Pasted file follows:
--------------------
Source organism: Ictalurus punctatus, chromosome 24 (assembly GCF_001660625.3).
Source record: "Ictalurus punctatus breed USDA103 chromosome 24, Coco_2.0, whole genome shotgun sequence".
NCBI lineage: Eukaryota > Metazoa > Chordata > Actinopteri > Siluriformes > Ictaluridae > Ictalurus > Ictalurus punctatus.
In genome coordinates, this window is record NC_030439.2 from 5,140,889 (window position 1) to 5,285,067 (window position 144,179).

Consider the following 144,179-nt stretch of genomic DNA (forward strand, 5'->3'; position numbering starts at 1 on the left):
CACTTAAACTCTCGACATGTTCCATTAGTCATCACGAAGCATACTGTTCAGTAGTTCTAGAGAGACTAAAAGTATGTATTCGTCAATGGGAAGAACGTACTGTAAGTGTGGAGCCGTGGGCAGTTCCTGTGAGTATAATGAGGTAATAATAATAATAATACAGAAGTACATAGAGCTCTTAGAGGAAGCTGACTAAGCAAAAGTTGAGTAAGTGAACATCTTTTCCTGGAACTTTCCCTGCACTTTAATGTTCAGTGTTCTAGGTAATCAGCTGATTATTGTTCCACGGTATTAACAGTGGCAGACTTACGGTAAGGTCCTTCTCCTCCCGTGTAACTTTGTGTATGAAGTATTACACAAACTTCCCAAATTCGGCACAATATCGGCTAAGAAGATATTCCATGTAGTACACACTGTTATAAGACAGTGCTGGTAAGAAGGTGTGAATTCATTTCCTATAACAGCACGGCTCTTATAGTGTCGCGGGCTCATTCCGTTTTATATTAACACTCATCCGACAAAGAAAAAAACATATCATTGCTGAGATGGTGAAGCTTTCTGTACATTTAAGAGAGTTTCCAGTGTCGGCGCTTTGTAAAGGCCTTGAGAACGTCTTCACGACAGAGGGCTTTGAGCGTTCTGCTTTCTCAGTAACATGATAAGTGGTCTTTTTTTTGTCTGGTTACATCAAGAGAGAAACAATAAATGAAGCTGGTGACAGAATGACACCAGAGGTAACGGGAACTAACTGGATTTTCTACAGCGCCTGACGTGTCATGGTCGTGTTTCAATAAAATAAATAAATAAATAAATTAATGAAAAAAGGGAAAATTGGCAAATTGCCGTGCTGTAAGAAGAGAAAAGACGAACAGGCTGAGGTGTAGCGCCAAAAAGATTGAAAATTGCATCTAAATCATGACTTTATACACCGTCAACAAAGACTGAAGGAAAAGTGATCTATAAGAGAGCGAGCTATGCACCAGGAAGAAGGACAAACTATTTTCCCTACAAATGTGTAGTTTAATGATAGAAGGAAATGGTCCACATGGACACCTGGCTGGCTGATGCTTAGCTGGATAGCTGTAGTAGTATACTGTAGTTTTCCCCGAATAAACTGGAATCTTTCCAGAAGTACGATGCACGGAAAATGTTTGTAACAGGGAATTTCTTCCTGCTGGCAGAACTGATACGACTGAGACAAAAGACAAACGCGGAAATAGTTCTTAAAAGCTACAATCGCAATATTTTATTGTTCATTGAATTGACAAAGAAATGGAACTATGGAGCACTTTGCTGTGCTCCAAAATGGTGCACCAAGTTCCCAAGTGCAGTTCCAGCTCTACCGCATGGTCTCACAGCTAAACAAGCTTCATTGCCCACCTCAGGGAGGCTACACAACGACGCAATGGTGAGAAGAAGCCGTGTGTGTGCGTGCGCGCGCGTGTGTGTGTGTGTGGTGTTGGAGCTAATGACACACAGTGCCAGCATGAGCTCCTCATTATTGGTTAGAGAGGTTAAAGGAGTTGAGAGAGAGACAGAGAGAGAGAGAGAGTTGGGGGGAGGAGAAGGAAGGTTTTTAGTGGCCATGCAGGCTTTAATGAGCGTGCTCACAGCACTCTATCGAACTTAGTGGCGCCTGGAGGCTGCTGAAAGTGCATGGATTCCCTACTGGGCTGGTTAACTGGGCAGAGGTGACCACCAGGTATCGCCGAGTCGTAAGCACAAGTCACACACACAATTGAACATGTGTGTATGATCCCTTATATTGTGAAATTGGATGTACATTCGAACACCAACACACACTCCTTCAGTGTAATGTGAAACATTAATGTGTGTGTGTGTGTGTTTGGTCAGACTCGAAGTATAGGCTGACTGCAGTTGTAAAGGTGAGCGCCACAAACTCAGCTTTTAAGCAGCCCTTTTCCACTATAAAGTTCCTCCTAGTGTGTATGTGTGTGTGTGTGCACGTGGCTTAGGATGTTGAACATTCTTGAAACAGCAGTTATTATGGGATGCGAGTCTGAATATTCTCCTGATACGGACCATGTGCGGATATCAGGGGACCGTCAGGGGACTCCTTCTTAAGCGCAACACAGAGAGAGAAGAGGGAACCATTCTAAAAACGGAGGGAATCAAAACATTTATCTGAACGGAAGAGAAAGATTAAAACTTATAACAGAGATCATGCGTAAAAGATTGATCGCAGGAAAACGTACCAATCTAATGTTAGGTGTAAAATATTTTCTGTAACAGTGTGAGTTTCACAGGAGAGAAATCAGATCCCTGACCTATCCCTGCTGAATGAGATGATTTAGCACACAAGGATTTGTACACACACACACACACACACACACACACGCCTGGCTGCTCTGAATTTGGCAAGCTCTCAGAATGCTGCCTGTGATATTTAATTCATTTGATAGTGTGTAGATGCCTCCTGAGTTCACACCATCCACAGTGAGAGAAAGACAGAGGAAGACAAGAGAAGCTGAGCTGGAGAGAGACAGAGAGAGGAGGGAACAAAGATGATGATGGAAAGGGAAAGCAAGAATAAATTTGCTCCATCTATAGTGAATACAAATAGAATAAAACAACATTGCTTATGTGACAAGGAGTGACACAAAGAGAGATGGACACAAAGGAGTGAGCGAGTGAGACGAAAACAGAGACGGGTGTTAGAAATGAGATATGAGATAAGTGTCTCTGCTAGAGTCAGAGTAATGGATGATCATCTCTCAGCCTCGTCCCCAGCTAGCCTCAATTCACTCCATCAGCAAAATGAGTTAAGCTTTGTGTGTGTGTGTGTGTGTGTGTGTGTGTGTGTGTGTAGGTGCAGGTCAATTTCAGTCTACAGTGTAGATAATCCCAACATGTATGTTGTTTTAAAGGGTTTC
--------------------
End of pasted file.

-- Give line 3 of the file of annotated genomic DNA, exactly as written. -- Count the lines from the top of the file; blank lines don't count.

NCBI lineage: Eukaryota > Metazoa > Chordata > Actinopteri > Siluriformes > Ictaluridae > Ictalurus > Ictalurus punctatus.